The problem is more than the issue of moral hazard. Moral Hazard focuses on the responsibility of the agents, Wall Street, and what they do with the assets of the principals, Main Street, but the agents puts their own interest before the principal’s interest. The moral hazard is a concern, but the moral hazard, the flaws within the relationship does not come from the relationship. Instead, they exist before the relationship. The flaw is what the financial instruments reveal about that Wall Street’s pursuit of gain. The pursuit of gain is inferior because it does not reflect true, lasting, gain. The worth of what is being pursued is lost. Wall Street is trapped in an inferior pursuit of future gain, power, without understanding why the gain is worthwhile. In emphasizing the conventional or perceived gain, the natural worth of gain, the noble goals are lost from view. The future gain blocks what would give meaning and value to the pursuit of profit. We can see this underlying message within Money Never Sleeps. We can see the message in the contrast between Jake Moore’s dream (goal) the green energy and Bretton James’ goal of simply wanting more. The message is driven home as Moore survives to pursue his dream, while James is facing uncertain future with prison a likely destination.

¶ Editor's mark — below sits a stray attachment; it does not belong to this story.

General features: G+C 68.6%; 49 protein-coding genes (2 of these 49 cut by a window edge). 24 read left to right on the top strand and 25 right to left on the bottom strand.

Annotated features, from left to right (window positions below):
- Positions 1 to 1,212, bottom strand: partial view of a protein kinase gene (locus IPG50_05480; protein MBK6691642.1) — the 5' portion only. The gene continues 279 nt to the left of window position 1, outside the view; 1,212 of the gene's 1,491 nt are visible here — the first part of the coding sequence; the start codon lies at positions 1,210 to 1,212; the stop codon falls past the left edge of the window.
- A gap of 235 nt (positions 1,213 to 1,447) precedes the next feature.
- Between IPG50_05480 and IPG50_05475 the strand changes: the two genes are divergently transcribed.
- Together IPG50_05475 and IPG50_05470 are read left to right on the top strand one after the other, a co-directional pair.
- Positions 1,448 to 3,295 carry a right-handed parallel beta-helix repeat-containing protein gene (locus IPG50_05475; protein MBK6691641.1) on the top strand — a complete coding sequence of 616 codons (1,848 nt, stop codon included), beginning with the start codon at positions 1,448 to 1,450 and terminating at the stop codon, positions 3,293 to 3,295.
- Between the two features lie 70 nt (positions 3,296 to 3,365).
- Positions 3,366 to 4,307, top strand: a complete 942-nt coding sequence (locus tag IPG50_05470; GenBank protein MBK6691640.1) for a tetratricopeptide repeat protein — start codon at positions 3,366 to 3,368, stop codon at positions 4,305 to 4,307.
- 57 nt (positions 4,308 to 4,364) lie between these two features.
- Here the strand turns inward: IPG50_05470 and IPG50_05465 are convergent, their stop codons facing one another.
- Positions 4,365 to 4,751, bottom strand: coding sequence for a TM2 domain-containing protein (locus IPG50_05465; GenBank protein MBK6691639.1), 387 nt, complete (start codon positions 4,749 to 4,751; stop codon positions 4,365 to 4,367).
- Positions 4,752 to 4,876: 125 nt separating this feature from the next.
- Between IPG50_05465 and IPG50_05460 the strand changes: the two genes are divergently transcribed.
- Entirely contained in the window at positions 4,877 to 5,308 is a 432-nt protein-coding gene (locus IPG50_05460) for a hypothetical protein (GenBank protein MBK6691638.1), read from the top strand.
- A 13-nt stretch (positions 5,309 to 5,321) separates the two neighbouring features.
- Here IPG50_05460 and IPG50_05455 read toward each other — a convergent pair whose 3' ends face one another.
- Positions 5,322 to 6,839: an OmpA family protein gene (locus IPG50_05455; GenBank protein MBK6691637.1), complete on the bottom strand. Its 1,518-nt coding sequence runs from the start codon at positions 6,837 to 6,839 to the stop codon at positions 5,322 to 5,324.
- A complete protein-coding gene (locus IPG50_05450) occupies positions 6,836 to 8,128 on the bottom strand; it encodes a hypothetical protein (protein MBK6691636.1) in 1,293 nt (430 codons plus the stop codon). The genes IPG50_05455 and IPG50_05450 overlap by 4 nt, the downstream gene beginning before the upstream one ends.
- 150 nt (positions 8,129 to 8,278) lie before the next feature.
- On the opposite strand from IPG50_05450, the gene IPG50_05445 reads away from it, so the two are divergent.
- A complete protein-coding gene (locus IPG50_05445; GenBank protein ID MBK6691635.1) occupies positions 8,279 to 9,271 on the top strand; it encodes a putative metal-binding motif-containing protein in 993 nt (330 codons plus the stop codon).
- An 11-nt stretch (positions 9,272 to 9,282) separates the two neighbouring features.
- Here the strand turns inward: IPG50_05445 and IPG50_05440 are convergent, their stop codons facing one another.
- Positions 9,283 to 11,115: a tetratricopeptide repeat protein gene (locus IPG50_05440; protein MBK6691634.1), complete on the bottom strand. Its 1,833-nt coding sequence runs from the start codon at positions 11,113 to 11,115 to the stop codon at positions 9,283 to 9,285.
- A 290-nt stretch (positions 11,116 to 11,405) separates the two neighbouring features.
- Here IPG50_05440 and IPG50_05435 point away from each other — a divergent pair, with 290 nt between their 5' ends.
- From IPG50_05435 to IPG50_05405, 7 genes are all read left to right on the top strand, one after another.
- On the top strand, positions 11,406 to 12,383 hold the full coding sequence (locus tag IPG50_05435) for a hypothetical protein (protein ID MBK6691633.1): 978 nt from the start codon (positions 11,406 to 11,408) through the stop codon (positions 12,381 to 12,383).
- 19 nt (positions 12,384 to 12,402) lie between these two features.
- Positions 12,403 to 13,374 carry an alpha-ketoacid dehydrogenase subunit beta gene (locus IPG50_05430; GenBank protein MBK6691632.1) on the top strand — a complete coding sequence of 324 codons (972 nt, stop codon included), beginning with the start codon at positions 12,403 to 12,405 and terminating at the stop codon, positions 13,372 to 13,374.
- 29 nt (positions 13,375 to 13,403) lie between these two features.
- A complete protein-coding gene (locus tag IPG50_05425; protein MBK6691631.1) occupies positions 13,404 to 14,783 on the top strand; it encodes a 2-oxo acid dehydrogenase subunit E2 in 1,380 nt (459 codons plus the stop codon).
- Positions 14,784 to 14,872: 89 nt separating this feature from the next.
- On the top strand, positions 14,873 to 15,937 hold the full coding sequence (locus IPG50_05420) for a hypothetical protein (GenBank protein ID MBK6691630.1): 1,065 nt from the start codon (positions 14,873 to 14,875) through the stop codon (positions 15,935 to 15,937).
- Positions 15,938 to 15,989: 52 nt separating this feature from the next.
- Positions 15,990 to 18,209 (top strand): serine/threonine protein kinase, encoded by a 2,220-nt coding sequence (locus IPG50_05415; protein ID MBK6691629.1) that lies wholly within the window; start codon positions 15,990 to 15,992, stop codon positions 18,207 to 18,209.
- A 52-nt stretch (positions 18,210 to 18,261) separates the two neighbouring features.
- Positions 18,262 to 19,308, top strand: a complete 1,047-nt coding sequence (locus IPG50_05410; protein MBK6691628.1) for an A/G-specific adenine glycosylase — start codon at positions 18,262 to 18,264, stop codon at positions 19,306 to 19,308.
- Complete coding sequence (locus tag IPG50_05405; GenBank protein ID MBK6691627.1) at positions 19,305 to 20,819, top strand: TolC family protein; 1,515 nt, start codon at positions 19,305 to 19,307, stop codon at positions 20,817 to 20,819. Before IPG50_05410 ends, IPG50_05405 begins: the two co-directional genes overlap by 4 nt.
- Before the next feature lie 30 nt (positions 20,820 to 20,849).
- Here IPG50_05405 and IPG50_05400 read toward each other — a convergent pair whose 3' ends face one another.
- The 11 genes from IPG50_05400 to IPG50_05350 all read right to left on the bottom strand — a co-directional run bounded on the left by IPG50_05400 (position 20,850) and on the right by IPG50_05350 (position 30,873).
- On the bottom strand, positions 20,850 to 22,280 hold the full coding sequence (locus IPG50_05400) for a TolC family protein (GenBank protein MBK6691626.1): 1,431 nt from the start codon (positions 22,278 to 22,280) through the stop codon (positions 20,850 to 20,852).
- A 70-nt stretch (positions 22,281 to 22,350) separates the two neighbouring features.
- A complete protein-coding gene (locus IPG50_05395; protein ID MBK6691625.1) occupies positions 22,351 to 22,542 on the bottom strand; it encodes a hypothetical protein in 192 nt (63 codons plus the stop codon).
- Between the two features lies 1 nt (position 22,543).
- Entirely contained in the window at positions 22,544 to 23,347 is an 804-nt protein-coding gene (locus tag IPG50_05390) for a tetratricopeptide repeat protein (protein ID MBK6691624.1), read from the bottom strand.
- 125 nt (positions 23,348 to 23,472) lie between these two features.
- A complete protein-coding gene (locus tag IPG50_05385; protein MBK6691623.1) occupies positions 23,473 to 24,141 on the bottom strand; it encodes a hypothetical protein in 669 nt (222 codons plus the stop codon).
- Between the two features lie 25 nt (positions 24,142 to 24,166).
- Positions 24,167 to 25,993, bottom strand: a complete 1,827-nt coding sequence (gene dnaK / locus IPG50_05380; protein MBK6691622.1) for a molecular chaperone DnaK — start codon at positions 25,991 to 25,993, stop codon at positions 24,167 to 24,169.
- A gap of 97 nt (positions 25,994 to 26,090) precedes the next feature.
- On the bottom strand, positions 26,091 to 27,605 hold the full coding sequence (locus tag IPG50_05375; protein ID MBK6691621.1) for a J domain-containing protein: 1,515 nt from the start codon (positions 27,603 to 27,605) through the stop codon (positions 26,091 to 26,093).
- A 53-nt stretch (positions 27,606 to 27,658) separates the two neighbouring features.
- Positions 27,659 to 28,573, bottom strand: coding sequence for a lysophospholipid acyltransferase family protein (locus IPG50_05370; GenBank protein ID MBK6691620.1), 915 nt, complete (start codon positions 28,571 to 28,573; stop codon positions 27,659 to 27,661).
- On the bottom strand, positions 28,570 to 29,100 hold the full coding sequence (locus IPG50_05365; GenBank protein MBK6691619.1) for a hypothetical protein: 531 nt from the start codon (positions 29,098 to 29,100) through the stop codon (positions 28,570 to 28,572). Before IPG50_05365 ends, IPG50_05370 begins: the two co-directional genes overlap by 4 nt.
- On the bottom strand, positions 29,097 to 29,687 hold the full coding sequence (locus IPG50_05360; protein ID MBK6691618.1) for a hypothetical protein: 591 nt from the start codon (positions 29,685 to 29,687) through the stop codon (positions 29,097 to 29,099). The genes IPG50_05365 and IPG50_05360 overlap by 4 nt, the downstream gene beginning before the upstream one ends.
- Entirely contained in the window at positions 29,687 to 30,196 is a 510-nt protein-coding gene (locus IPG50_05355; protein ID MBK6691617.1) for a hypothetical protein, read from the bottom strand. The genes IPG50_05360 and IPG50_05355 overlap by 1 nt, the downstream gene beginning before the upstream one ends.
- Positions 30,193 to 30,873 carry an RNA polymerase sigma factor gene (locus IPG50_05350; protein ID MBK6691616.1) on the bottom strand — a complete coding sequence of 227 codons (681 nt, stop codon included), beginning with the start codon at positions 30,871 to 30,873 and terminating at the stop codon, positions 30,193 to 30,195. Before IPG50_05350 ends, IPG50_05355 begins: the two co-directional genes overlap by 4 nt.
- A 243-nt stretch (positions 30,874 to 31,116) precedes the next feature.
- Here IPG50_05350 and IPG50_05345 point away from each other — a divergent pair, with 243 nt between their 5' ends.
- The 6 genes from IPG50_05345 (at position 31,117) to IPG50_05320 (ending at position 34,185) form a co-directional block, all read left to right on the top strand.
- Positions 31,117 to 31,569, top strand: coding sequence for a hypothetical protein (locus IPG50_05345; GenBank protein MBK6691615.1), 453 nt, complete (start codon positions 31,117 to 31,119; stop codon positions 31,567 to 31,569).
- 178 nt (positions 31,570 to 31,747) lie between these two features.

How much is too much for the stability of democracy?
The question haunts America because the financial crisis is not simply about unemployment, jobs, or economic growth. The financial crisis reveals a crisis of legitimacy within the regime. The low gain, the one pursued by Wall Street can no longer be separated from the political health of the regime. The ethos that has infused Wall Street has influenced the political regime. In this, the nexus provided by the educational system within universities becomes important. Students appear to be focused on the goals of safety and comfort and the few that pursue the life of service and duty seem almost alien. Americans seem to have forgotten the fate of republics that lose their attachment to republican virtue. As Montesquieu warned, Republics fail when they become gorged on luxury and consumption in which status is related to celebrity and measured by wealth.